A word or two from the Prez
“So, just what do you folks do?”
Now there’s a question that could be leveled at anyone within The American Legion. It can, and often does come equally from veterans and the general public who are unfamiliar with our history and accomplishments; or worse, unfamiliar with our name: The American Legion. It’s a question that, I suspect, some of you have gotten about The American Legion Amateur Radio Club. I sure have.
Simply stated, The American Legion Amateur Radio Club is an association of military veterans and family who share an interest in and are licensed as amateur radio operators. But more importantly, we are a nationwide volunteer unit that can and does aid community, state, and national emergency management officials during civil or natural disasters. Our strength is where we are also most visible – within the communities where we live.
In 2010, the Legion formally joined with the Department of Homeland Security to serve the nation today, helping to protect our citizens just as we have done in the past – and just as some are now doing – in the uniform of America’s Armed Forces.
In considering the importance and effectiveness of the Legion in matters of national security, this question was raised: as members of the Armed Forces trained in vigilance and security, who would be more qualified citizens than veterans to assist in many homeland security activities? The question was answered, in part, by the National Executive Committee of the Legion when they, by resolution, urged Legion members, posts and departments to assist homeland security efforts in communities, for example, by developing emergency kits and plans; by remaining informed and assisting schools, workplaces and communities in developing emergency plans and checklists; and by cooperating with local councils of the Citizen Corps, Emergency Management, RACES, ARES and other community-based organizations. This is what we do. This is why The American Legion Amateur Radio Club was established. We exist to serve the community in every possible capacity, as ham operators, whether providing assistance with our voices on the air or our collective boots on the ground.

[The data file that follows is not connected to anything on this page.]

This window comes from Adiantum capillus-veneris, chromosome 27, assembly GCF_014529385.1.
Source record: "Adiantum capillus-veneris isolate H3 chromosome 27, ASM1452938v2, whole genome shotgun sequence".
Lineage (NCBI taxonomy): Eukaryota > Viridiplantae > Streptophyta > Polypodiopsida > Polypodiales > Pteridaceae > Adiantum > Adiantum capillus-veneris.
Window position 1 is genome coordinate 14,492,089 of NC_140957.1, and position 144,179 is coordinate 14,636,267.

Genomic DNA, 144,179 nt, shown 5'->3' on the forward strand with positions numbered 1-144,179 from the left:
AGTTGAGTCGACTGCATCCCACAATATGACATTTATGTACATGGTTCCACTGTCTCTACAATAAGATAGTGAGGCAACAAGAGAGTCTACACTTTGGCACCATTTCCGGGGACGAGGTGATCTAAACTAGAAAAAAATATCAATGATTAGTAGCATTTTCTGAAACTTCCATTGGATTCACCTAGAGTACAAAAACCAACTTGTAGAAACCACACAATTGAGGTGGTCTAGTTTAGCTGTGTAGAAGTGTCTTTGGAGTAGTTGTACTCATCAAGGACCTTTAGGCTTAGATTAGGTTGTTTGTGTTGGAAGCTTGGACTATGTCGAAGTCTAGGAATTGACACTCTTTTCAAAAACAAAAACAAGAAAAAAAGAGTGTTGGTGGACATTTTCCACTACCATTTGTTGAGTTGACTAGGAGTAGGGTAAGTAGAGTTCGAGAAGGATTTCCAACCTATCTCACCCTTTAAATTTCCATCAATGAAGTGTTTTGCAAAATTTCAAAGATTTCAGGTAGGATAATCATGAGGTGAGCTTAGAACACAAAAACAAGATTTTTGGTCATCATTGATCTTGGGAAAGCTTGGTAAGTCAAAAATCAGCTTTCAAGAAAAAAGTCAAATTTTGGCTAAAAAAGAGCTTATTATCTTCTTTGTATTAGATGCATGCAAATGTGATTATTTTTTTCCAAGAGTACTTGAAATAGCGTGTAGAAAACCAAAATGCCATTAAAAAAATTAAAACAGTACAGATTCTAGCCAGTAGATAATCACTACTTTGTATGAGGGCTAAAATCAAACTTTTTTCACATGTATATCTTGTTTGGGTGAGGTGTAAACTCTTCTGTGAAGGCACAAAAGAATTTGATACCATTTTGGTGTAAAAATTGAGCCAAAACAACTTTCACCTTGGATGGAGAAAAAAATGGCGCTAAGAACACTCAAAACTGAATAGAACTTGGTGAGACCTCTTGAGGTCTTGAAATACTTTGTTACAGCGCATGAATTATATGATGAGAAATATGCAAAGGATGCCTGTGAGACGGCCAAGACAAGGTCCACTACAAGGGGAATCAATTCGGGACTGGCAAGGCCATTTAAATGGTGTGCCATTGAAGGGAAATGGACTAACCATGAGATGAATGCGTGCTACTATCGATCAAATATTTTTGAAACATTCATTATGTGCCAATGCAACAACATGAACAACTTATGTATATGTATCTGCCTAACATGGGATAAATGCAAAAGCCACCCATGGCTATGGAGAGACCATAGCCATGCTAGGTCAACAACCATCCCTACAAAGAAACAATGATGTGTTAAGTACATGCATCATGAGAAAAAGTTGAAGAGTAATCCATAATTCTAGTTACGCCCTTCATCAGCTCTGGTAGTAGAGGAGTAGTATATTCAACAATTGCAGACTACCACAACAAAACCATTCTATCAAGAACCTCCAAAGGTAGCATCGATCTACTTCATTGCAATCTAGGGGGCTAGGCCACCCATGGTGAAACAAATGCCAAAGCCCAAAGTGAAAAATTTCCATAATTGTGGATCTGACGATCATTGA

More information about who we are and what we do is within the brochure, “Amateur Radio and The American Legion.” You can find it online, on the TALARC website at www.legion.org/hamradio, under Club Resources. And there’s much more there in the way of information, as well.
From that site, you can engage other members on the Ham Radio Forum, a discussion page where shared ideas can help a local TALARC group grow or get started. Use the Forum to tell everyone what you and your ham operators are doing. The TALARC photo gallery is “thin” right now, so we’d sure like to have pictures of your activities to share with other members around the country. Send them to firstname.lastname@example.org and we’ll get them posted so we can draw attention to the good work of TALARC.
There are personal items that you, as a member, can obtain from American Legion Emblem Sales at National Headquarters. Those would be a TALARC polo shirt, embroidered with your name and callsign; and a TALARC pin for wearing on your Legion cap or coat lapel. They are available by clicking on the shirt or pin on the TALARC homepage at www.legion.org/hamradio at the bottom. Both give opportunity to strike up discussion about the Legion, about TALARC and about just what it is that we do. Keep an eye out for a TALARC patch, too.
When the Club was given authorization to come into being in May of 2011, most of us at the national level had no idea it would grow to where it is now. Today, sixteen months later, we are 889 members strong. In TALARC membership, the top six Legion departments are: Ohio, 93; California, 62; Pennsylvania, 48; Florida and Indiana, 44; and Illinois, 43. Our experience indicates that growth comes from promotion at the department [state] level. Ohio has surged ahead in membership just in the last month as a result of a brief article in their department newsletter. Now there’s an idea worth pursuing that can bring interested Legionnaires to The American Legion Amateur Radio Club and licensed amateurs to the Legion.
Next Special Event Station
In March of this year the Club hosted its first Special Event Station to commemorate the birthday of The American Legion. We experienced good participation, and we are planning to operate another on the occasion of Veterans Day, Sunday, November 11, 2012, from 1400 to 2130 Zulu. A SASE will bring the national headquarters station QSL card to all who make contact with TALARC during that scheduled event – both members and non-members. For more information on the Special Event Station and information about K9TAL’s monthly nets, check www.legion.org/hamradio regularly.
And speaking of nets, because of K9TAL limits, we are unable to reach some of the far corners of the nation – and some places in between – when working HF. We are in need of those with the amateur radio resources to act as HF Net Control on the second Saturday of the month. If you are “electronically able” (a Big Gun) and willing to take on the task, contact HF Net Manager Craig Roberts, W3CRR at email@example.com. And finally, for your information, both TALARC nets meet monthly the second Saturday of the month. Effective with the October nets, the HF frequency will move to 14.310; start time is 1700 Zulu. The IRLP Net on the Crossroads Reflector, node 9205, begins an hour later at 1800Z.
Marty Justis, W9WMJ